The visual aspect of digital media has never been more important. When deciding on what image file type to use, there is a wide range of options to choose from. Below, we have listed the 7 most popular image file types along with their use cases.
Here are 7 of the best image file types and when to use them:
Joint Photographic Experts Group images, commonly referred to as JPEGs, are one of the most popular image formats to use for a variety of digital media. This is the perfect choice for blogs, articles, and social media as it is supported by all major browsers and default image viewers. This is a universal image file type as it works on almost all operating systems and platforms.
Graphics Interchange Format images (GIFs) are another popular image file type that uses lossless compression to display an image limited to 8 bits per pixel and within a palette of 256 colors. These images are incredibly popular for short animations on the internet and are supported by most online platforms and web browsers.
Portable Network Graphics is a raster graphics format that supports lossless compression to maintain a lot of detail. These images are supported by all major browsers and operating systems and are perfect for screenshots, coupons, logos, banners, and other infographics.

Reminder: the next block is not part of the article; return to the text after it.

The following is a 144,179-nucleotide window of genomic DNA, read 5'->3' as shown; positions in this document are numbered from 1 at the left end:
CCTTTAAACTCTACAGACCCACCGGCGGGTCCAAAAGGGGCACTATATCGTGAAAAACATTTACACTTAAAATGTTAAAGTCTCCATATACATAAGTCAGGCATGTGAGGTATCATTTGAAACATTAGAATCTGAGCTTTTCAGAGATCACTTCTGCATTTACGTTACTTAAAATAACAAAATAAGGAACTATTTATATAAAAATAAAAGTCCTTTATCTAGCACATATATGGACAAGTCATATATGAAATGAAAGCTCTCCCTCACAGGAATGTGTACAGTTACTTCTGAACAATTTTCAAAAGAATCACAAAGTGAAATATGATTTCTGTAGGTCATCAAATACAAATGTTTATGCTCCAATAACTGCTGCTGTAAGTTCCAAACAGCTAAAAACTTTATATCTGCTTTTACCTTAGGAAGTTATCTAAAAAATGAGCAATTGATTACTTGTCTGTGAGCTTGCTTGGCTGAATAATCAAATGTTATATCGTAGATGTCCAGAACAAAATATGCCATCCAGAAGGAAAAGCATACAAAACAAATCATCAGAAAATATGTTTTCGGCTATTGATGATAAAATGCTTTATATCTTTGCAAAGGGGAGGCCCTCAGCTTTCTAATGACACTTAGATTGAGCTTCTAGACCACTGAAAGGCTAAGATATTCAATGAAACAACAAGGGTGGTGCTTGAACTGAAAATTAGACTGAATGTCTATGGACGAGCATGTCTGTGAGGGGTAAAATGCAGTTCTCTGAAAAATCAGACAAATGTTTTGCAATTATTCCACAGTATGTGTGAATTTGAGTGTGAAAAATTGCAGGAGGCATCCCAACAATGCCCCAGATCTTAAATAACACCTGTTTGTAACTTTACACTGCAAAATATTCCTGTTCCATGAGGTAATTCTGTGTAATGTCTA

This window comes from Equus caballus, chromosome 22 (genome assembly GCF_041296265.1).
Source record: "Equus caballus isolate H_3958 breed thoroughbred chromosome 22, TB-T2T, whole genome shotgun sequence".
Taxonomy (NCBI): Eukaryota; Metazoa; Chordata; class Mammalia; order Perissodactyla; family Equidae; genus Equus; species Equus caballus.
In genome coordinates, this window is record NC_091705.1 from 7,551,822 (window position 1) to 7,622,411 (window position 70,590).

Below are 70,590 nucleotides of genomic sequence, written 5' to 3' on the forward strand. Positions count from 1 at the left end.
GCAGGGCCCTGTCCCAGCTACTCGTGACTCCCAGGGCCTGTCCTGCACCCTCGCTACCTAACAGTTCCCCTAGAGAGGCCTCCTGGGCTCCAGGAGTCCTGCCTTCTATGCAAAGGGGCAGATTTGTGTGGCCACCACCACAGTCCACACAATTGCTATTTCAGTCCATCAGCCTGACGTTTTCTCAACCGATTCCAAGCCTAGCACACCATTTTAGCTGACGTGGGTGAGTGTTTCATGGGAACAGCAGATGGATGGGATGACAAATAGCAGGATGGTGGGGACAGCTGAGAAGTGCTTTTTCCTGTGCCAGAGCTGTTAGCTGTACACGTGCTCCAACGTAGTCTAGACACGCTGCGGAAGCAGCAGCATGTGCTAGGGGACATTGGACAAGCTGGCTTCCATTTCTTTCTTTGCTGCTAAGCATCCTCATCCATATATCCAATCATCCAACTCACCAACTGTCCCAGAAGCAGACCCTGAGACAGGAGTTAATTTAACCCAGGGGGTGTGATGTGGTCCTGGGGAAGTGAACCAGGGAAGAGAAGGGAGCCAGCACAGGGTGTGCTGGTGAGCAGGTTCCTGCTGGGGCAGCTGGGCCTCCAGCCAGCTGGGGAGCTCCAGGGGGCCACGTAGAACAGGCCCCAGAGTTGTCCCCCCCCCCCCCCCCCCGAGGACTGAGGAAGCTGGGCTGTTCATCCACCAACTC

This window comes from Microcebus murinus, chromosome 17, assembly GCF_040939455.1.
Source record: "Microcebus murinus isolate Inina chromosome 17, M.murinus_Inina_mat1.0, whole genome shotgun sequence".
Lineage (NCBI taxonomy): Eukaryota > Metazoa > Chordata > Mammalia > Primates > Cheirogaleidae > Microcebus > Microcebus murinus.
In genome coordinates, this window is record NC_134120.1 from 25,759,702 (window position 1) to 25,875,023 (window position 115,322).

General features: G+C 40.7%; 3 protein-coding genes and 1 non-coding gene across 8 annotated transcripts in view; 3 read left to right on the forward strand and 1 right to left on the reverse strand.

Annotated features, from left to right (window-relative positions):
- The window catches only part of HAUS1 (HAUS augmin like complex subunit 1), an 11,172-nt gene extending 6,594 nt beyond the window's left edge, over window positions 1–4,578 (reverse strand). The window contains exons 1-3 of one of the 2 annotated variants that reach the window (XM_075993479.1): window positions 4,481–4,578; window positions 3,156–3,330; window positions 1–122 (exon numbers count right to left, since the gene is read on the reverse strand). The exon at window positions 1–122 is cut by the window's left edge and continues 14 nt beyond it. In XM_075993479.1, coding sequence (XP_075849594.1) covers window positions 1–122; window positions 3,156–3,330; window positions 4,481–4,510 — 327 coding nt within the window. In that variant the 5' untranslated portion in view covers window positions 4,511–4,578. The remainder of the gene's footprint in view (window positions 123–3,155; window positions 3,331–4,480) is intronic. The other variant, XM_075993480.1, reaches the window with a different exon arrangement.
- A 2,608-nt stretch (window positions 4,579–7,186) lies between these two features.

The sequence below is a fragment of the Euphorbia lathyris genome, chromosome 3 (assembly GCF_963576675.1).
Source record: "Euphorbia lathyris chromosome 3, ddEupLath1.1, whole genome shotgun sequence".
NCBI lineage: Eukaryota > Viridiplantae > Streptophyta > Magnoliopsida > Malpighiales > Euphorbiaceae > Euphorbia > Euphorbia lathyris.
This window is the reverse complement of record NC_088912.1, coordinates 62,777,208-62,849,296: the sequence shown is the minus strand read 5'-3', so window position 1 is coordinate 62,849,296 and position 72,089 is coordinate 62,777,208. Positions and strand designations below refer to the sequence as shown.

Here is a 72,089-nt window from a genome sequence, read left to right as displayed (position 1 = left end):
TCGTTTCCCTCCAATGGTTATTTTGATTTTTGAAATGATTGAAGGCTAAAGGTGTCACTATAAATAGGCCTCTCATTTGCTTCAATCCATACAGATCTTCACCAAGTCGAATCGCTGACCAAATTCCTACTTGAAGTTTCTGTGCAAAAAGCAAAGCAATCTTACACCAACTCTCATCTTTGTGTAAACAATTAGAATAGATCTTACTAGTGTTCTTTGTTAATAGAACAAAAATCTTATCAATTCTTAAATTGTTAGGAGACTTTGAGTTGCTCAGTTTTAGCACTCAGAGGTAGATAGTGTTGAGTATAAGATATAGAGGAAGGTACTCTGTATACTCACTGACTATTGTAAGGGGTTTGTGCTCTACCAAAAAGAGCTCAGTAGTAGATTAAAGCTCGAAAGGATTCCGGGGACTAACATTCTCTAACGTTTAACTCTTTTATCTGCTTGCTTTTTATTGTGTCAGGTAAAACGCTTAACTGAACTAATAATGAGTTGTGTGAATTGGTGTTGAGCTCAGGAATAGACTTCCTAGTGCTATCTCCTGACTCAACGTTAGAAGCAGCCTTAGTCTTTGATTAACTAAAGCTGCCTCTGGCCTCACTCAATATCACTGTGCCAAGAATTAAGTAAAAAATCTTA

WebP is an image format that is specially designed to save server space. This image type is supported on many platforms and operating systems and can replace the JPEGs and PNGs on your website to help speed it up.
TIFF, short for Tagged Image File Formal, is an image format that is commonly used for storing and editing images that will be used for print media. This is particularly useful for images and graphics that need to remain high-quality for publication.
Portable Document Format, known as a PDF, is a universal media format that works seamlessly on all major browsers and operating systems. This format is mainly used for text-based documents and files but can include high-quality images as well. PDFs also allow you to create interactive reports and infographics with indexable and searchable text.
Scalable Vector Graphics, usually referred to as SVG, has been developed by W3C to render two-dimensional images within the browser. This means that the image can scale up without losing any quality in the process. This format is perfect for logos, icons, and illustrations.